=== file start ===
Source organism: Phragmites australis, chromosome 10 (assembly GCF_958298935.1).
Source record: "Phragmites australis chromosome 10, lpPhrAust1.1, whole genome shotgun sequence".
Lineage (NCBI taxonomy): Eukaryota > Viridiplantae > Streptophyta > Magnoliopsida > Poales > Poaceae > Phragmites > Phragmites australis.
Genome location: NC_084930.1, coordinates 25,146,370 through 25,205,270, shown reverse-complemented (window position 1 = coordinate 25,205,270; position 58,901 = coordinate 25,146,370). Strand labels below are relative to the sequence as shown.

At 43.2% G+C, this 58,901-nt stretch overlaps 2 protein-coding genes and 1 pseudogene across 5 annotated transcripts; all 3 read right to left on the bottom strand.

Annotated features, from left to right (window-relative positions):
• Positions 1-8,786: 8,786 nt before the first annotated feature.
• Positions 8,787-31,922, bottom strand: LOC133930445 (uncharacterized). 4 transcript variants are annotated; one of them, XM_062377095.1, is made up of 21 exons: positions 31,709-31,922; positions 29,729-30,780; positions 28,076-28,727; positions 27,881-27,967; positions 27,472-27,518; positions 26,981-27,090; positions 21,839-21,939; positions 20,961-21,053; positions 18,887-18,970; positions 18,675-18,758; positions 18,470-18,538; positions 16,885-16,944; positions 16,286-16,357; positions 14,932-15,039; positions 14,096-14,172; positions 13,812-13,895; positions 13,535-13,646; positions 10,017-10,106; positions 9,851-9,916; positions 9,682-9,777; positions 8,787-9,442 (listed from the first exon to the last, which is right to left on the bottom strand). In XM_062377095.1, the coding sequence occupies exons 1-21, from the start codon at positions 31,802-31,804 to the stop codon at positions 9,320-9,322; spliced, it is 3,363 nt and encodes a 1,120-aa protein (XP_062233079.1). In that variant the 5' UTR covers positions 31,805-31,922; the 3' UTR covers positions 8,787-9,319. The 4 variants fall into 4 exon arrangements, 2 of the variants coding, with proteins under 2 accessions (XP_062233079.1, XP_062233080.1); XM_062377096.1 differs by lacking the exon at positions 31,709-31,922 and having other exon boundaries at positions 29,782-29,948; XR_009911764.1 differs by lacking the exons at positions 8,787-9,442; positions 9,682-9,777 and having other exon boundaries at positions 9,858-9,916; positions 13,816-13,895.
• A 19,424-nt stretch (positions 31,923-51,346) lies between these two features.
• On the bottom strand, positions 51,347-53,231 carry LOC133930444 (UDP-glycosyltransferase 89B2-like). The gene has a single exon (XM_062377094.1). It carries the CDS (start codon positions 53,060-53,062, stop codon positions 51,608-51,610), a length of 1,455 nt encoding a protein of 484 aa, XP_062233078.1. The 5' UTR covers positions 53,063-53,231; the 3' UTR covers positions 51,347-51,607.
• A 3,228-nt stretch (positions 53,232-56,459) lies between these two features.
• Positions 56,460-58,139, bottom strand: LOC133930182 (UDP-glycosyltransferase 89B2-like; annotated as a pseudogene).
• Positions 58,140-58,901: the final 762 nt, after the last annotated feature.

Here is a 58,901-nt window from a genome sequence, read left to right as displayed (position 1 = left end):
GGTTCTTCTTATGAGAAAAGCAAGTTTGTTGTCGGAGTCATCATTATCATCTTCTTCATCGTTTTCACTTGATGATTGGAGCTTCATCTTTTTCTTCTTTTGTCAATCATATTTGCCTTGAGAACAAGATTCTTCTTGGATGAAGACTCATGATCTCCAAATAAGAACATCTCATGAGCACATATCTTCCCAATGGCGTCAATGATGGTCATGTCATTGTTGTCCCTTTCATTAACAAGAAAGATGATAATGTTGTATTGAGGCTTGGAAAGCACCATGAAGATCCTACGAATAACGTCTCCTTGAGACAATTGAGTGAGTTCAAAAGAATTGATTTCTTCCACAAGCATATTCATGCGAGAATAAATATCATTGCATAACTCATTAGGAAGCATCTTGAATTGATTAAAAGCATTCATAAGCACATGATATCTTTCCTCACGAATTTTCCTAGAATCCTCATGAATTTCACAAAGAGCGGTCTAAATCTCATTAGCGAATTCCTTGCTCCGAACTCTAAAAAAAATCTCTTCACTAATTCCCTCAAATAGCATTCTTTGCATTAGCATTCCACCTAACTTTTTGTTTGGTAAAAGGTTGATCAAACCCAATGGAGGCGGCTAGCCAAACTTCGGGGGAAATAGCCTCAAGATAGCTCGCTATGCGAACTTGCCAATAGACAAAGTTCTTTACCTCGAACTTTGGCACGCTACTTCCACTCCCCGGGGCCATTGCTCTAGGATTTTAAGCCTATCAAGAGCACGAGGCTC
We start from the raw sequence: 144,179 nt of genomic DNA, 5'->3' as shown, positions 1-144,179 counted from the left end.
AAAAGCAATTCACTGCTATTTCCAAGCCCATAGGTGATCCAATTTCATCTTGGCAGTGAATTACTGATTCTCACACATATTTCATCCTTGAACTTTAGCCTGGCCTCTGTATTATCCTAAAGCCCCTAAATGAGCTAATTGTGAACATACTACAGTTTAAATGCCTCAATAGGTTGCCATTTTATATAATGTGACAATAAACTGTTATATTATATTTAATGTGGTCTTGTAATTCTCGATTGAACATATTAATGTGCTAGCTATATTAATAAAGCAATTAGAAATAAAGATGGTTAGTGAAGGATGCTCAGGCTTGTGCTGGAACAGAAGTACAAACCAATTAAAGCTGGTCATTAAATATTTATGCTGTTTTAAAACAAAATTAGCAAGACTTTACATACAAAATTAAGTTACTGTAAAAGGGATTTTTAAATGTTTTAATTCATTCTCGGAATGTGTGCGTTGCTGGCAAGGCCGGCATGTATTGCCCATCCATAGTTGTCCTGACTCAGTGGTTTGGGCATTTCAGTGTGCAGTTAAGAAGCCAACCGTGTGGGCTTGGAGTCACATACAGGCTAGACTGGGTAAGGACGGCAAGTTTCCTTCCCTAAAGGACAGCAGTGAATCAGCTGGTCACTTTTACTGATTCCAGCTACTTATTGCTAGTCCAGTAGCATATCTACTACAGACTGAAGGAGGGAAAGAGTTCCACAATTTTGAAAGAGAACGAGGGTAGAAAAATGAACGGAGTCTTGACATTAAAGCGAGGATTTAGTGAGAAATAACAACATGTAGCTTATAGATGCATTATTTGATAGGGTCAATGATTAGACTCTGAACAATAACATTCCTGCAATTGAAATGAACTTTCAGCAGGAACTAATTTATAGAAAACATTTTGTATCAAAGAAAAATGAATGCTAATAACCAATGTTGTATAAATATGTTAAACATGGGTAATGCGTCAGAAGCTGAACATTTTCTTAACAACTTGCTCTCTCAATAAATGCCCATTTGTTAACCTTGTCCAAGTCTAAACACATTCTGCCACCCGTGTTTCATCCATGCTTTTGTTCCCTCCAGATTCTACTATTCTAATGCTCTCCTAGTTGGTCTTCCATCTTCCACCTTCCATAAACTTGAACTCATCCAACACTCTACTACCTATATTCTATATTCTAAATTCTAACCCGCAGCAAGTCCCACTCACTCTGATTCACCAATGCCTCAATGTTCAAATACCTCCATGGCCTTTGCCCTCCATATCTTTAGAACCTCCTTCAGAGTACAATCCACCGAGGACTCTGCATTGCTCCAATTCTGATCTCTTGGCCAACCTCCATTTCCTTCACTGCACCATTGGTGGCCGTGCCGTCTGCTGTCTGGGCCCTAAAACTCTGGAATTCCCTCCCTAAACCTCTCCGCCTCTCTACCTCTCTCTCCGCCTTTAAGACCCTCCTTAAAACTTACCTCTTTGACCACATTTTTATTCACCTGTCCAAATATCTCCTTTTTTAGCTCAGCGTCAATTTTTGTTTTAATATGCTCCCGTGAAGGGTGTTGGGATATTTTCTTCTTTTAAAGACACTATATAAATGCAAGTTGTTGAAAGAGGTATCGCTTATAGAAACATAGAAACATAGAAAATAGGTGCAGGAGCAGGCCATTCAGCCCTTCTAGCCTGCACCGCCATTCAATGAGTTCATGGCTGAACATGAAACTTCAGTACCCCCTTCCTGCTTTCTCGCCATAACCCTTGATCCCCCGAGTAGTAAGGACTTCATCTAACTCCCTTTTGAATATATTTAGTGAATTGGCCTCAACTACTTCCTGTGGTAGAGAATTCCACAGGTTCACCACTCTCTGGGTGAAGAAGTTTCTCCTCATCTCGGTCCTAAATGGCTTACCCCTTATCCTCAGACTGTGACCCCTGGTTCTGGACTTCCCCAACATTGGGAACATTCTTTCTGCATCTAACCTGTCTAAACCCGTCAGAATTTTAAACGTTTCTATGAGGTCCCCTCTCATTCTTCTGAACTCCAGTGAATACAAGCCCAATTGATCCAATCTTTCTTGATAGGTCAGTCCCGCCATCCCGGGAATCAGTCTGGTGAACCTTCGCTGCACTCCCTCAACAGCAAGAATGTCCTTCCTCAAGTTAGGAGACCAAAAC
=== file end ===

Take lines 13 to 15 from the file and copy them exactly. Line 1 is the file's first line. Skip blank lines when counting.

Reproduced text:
• Positions 58,140-58,901: the final 762 nt, after the last annotated feature.

Here is a 58,901-nt window from a genome sequence, read left to right as displayed (position 1 = left end):
GGTTCTTCTTATGAGAAAAGCAAGTTTGTTGTCGGAGTCATCATTATCATCTTCTTCATCGTTTTCACTTGATGATTGGAGCTTCATCTTTTTCTTCTTTTGTCAATCATATTTGCCTTGAGAACAAGATTCTTCTTGGATGAAGACTCATGATCTCCAAATAAGAACATCTCATGAGCACATATCTTCCCAATGGCGTCAATGATGGTCATGTCATTGTTGTCCCTTTCATTAACAAGAAAGATGATAATGTTGTATTGAGGCTTGGAAAGCACCATGAAGATCCTACGAATAACGTCTCCTTGAGACAATTGAGTGAGTTCAAAAGAATTGATTTCTTCCACAAGCATATTCATGCGAGAATAAATATCATTGCATAACTCATTAGGAAGCATCTTGAATTGATTAAAAGCATTCATAAGCACATGATATCTTTCCTCACGAATTTTCCTAGAATCCTCATGAATTTCACAAAGAGCGGTCTAAATCTCATTAGCGAATTCCTTGCTCCGAACTCTAAAAAAAATCTCTTCACTAATTCCCTCAAATAGCATTCTTTGCATTAGCATTCCACCTAACTTTTTGTTTGGTAAAAGGTTGATCAAACCCAATGGAGGCGGCTAGCCAAACTTCGGGGGAAATAGCCTCAAGATAGCTCGCTATGCGAACTTGCCAATAGACAAAGTTCTTTACCTCGAACTTTGGCACGCTACTTCCACTCCCCGGGGCCATTGCTCTAGGATTTTAAGCCTATCAAGAGCACGAGGCTC